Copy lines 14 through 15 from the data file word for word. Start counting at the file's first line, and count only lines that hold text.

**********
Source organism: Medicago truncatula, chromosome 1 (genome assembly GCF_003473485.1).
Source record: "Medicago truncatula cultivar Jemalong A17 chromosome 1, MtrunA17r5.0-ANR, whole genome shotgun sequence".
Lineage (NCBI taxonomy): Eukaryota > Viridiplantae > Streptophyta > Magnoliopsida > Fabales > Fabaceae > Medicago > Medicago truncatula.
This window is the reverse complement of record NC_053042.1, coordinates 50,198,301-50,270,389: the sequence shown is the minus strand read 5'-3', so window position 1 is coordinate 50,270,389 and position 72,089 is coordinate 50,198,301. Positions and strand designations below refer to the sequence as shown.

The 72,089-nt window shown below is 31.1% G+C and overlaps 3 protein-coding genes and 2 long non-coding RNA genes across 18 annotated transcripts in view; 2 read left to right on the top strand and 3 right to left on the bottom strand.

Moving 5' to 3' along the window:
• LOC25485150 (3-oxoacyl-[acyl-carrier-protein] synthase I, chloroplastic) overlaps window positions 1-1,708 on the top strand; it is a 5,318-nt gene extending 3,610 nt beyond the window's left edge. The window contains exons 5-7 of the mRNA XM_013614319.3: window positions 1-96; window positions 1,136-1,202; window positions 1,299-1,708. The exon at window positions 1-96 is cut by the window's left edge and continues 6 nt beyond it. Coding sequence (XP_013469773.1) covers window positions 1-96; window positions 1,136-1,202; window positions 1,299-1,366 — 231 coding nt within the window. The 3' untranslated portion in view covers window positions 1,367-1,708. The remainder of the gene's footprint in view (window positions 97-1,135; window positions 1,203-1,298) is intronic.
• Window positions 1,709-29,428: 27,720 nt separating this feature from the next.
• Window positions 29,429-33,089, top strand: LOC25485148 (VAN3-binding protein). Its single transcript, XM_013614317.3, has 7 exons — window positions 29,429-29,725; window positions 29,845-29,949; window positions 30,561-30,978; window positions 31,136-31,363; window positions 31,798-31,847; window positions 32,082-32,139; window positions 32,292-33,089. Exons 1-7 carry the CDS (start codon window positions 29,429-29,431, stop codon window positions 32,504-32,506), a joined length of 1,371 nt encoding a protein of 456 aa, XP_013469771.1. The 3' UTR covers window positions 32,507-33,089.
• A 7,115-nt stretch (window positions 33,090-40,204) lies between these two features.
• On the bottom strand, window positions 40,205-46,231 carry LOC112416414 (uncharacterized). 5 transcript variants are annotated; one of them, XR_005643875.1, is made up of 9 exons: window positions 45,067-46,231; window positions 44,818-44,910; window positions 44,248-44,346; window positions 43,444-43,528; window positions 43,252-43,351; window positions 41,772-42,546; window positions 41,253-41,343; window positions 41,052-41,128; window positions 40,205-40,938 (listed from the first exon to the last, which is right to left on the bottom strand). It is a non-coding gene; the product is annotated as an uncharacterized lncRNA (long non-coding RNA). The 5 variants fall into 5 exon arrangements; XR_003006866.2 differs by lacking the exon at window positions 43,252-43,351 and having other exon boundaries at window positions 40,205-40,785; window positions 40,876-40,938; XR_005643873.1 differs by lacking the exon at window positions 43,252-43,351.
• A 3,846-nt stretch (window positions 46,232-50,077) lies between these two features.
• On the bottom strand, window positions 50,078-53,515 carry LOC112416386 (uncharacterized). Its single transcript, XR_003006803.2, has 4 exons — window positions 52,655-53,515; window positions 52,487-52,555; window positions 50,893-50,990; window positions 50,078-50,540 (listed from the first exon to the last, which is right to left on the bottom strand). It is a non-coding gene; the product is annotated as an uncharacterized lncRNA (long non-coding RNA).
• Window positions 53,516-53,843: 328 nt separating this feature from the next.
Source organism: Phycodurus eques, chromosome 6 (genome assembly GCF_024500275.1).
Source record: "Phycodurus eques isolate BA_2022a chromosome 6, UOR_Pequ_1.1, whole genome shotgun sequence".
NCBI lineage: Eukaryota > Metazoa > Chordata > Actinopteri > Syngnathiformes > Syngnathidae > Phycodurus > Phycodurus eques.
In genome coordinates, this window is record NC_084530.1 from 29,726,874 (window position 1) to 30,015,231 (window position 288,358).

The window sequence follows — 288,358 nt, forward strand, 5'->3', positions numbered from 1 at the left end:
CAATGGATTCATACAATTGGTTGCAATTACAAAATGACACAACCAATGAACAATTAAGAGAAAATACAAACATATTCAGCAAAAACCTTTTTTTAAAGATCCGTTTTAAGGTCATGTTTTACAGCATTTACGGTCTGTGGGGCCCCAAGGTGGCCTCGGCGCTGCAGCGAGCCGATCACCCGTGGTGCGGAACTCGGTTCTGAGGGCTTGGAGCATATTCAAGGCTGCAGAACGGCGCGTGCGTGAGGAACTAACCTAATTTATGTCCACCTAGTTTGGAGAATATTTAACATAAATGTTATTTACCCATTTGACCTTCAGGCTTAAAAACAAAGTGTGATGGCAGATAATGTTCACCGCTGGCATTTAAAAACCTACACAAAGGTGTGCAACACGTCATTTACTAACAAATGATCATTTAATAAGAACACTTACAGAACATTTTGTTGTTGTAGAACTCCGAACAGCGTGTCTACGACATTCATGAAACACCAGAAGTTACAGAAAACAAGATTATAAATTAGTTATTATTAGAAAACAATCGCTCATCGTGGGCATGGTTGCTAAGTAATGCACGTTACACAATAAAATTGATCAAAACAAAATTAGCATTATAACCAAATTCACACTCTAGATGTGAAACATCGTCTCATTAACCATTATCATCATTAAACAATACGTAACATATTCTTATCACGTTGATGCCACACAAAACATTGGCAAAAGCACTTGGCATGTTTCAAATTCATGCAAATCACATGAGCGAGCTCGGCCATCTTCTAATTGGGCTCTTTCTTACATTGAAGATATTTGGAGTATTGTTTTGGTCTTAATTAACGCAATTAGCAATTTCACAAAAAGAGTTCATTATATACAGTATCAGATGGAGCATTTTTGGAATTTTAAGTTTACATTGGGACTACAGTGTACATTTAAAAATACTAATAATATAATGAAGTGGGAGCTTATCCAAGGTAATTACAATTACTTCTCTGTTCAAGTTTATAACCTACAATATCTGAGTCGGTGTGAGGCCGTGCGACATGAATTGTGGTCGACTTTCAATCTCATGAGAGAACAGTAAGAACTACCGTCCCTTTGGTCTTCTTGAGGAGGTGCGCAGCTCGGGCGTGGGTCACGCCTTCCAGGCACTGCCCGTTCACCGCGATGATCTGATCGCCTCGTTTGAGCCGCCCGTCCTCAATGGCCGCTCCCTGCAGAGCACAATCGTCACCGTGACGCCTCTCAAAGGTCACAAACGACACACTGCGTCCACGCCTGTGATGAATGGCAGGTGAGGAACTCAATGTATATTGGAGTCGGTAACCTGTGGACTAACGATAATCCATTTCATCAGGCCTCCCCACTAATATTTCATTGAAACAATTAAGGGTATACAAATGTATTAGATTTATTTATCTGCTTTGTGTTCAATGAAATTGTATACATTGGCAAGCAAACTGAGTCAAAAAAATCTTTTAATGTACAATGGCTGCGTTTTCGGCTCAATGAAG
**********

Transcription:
• Window positions 53,516-53,843: 328 nt separating this feature from the next.
Source organism: Phycodurus eques, chromosome 6 (genome assembly GCF_024500275.1).